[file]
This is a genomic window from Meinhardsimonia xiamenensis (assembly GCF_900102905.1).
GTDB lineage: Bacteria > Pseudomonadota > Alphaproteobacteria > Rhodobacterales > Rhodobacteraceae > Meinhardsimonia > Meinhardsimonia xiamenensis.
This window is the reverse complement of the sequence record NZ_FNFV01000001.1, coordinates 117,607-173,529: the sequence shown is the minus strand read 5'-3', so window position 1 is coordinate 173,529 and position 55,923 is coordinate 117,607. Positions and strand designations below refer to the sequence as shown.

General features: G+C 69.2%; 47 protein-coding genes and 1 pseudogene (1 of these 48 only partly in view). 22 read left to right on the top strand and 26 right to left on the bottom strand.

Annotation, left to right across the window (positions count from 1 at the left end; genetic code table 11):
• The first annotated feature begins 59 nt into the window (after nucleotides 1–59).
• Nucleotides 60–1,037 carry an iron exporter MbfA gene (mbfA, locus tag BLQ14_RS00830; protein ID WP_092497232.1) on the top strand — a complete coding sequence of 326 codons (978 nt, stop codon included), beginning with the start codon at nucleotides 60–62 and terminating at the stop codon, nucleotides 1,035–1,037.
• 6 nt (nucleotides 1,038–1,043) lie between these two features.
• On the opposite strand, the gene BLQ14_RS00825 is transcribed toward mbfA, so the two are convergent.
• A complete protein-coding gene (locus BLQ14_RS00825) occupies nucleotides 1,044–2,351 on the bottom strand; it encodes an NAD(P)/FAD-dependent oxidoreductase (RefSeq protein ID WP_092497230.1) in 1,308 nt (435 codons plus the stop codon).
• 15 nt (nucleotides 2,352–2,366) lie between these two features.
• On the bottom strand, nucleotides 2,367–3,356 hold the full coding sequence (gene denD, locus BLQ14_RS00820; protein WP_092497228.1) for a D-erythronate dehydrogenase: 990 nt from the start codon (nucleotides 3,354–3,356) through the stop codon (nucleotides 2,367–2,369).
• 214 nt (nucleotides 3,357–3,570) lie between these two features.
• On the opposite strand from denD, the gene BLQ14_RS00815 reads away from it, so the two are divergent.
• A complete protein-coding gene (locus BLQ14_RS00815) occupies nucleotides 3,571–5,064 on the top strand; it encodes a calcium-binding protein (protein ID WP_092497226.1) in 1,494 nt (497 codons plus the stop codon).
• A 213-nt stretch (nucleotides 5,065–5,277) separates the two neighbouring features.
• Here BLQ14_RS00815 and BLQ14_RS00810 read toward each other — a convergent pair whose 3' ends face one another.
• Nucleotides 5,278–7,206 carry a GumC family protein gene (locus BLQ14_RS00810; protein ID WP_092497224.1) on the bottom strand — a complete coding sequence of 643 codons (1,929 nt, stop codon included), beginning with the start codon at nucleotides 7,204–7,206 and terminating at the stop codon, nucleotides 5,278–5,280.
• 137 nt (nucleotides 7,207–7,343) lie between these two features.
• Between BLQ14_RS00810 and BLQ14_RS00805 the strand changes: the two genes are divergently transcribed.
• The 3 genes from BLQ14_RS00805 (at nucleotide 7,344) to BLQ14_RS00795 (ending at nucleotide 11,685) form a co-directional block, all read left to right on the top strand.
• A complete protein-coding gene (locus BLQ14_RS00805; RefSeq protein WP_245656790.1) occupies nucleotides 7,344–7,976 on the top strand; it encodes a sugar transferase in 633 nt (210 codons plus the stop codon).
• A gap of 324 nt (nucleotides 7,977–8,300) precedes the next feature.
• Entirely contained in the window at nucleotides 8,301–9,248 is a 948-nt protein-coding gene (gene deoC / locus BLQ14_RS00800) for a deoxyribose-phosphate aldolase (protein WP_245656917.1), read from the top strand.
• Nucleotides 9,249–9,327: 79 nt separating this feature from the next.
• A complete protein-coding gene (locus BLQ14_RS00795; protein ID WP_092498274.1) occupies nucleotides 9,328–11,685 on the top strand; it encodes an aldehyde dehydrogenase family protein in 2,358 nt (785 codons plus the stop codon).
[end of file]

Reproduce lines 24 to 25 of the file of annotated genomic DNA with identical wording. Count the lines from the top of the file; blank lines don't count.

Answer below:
• Entirely contained in the window at nucleotides 8,301–9,248 is a 948-nt protein-coding gene (gene deoC / locus BLQ14_RS00800) for a deoxyribose-phosphate aldolase (protein WP_245656917.1), read from the top strand.
• Nucleotides 9,249–9,327: 79 nt separating this feature from the next.